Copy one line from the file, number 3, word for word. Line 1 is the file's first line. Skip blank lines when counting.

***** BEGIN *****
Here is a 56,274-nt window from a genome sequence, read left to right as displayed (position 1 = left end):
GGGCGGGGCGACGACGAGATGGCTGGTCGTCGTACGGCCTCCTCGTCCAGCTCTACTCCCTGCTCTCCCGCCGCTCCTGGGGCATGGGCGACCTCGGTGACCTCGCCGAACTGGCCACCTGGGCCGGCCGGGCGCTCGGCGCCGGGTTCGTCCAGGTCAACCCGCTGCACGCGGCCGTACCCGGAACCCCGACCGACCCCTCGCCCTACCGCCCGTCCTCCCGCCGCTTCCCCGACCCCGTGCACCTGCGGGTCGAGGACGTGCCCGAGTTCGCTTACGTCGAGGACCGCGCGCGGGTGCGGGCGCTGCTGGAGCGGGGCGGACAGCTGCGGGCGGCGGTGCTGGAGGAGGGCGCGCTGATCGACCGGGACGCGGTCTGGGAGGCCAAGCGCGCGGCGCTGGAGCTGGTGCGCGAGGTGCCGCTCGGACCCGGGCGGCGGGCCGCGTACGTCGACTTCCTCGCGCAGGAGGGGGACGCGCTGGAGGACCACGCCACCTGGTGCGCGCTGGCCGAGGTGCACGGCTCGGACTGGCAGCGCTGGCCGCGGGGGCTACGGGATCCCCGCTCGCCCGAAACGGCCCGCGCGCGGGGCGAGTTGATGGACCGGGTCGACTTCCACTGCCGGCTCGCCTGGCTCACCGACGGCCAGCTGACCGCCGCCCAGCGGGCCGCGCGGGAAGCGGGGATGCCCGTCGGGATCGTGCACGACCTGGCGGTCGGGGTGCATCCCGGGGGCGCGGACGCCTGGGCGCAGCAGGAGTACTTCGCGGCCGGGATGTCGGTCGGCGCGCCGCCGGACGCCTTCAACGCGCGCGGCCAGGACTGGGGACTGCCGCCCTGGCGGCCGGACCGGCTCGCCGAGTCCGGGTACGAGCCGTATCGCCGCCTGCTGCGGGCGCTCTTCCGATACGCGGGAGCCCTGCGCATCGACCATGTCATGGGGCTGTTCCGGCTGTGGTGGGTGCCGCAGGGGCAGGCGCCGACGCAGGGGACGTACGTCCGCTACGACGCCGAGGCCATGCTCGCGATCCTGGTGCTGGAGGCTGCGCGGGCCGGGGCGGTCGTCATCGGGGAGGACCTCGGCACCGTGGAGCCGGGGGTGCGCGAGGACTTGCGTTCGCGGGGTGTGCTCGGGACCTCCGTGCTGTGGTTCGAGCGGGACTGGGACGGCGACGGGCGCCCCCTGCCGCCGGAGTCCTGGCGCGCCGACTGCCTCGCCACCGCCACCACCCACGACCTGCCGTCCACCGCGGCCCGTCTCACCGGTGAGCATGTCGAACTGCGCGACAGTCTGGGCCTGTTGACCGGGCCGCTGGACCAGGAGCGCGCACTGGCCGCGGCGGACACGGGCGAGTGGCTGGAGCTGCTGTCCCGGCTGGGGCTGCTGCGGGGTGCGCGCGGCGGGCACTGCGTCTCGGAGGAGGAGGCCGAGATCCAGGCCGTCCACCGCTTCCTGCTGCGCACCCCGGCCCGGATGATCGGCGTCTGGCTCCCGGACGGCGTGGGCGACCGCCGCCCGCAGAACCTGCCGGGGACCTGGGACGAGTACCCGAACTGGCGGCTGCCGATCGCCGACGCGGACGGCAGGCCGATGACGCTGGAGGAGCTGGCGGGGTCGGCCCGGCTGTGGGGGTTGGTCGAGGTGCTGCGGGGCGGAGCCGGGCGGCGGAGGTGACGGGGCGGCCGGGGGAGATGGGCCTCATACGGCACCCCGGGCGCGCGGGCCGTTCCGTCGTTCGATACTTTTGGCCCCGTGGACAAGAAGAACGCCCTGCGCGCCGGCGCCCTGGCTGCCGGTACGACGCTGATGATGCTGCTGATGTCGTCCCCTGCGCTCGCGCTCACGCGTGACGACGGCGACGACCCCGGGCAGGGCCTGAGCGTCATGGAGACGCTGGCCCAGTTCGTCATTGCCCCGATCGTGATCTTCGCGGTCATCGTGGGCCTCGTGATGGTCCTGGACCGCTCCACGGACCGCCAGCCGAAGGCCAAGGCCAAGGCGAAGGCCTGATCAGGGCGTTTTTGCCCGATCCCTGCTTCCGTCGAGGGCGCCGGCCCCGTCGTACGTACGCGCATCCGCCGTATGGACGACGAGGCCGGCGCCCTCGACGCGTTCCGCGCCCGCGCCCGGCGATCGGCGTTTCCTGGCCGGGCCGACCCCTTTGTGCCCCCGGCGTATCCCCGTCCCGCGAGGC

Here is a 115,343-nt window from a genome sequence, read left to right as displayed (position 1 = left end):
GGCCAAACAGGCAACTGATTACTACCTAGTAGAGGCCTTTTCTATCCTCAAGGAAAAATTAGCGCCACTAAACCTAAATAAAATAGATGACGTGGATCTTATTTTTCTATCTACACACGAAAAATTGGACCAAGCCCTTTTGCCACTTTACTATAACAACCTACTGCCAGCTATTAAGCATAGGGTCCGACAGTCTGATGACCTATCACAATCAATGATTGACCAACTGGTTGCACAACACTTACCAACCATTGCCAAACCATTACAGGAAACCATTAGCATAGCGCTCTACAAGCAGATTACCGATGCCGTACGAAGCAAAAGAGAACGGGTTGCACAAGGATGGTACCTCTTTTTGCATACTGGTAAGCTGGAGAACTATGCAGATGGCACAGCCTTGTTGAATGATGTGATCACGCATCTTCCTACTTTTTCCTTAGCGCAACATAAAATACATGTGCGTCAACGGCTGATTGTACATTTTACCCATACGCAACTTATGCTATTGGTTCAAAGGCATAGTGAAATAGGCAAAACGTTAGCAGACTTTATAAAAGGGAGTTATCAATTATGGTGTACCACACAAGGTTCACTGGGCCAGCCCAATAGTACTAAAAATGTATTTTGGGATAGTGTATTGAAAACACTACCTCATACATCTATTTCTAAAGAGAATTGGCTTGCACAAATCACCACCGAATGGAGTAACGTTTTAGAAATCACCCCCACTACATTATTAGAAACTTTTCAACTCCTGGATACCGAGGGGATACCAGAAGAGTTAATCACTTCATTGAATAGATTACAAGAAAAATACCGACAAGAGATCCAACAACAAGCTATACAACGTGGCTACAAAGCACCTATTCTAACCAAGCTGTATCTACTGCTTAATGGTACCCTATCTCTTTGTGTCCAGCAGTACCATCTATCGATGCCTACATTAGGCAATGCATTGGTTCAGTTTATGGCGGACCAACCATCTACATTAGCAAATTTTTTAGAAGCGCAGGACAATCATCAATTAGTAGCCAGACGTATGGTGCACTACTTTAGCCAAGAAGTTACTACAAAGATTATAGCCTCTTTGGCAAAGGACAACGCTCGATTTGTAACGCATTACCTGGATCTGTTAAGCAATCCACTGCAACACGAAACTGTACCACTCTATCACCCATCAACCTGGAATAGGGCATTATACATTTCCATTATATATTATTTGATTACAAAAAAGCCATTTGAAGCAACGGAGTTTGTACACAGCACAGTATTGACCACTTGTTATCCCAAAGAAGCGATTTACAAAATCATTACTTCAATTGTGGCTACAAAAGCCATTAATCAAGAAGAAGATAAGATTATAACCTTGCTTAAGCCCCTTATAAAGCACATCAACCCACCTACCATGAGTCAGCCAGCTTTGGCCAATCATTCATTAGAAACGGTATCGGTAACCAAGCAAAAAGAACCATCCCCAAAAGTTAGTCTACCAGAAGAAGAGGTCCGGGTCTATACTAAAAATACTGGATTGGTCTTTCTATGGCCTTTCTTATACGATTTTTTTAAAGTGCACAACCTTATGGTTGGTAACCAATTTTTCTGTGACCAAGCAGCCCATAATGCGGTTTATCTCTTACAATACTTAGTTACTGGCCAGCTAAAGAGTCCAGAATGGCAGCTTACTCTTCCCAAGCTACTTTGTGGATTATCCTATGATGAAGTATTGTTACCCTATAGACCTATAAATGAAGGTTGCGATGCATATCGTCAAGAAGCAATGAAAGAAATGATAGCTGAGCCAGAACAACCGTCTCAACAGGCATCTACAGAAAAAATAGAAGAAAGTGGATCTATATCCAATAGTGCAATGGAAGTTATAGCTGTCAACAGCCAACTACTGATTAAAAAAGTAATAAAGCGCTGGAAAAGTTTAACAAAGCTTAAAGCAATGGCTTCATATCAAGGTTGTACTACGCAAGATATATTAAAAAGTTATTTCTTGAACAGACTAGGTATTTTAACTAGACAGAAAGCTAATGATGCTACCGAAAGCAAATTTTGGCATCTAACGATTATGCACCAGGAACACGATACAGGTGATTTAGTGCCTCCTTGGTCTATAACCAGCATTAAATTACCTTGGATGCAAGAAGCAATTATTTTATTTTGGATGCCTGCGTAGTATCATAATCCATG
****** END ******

Here is a 115,343-nt window from a genome sequence, read left to right as displayed (position 1 = left end):